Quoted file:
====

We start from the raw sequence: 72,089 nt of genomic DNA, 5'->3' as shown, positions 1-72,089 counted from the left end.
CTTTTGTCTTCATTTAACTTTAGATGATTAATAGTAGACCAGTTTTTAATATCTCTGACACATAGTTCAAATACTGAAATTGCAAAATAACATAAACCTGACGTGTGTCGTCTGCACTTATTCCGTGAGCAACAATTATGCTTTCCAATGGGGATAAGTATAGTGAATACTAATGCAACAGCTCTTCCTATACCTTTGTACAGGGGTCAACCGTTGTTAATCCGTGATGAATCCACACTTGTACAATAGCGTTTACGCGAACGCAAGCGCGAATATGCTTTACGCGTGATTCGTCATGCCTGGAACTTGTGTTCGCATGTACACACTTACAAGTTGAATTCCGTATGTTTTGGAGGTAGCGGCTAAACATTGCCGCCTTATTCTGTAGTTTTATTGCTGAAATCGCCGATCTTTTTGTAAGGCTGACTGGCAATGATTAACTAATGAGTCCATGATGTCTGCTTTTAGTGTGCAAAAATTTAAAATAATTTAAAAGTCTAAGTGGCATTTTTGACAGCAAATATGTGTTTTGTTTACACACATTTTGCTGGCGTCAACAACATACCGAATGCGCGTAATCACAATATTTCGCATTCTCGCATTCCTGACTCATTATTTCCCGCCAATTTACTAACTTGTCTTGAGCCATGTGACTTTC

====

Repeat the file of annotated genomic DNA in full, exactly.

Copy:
We start from the raw sequence: 72,089 nt of genomic DNA, 5'->3' as shown, positions 1-72,089 counted from the left end.
CTTTTGTCTTCATTTAACTTTAGATGATTAATAGTAGACCAGTTTTTAATATCTCTGACACATAGTTCAAATACTGAAATTGCAAAATAACATAAACCTGACGTGTGTCGTCTGCACTTATTCCGTGAGCAACAATTATGCTTTCCAATGGGGATAAGTATAGTGAATACTAATGCAACAGCTCTTCCTATACCTTTGTACAGGGGTCAACCGTTGTTAATCCGTGATGAATCCACACTTGTACAATAGCGTTTACGCGAACGCAAGCGCGAATATGCTTTACGCGTGATTCGTCATGCCTGGAACTTGTGTTCGCATGTACACACTTACAAGTTGAATTCCGTATGTTTTGGAGGTAGCGGCTAAACATTGCCGCCTTATTCTGTAGTTTTATTGCTGAAATCGCCGATCTTTTTGTAAGGCTGACTGGCAATGATTAACTAATGAGTCCATGATGTCTGCTTTTAGTGTGCAAAAATTTAAAATAATTTAAAAGTCTAAGTGGCATTTTTGACAGCAAATATGTGTTTTGTTTACACACATTTTGCTGGCGTCAACAACATACCGAATGCGCGTAATCACAATATTTCGCATTCTCGCATTCCTGACTCATTATTTCCCGCCAATTTACTAACTTGTCTTGAGCCATGTGACTTTC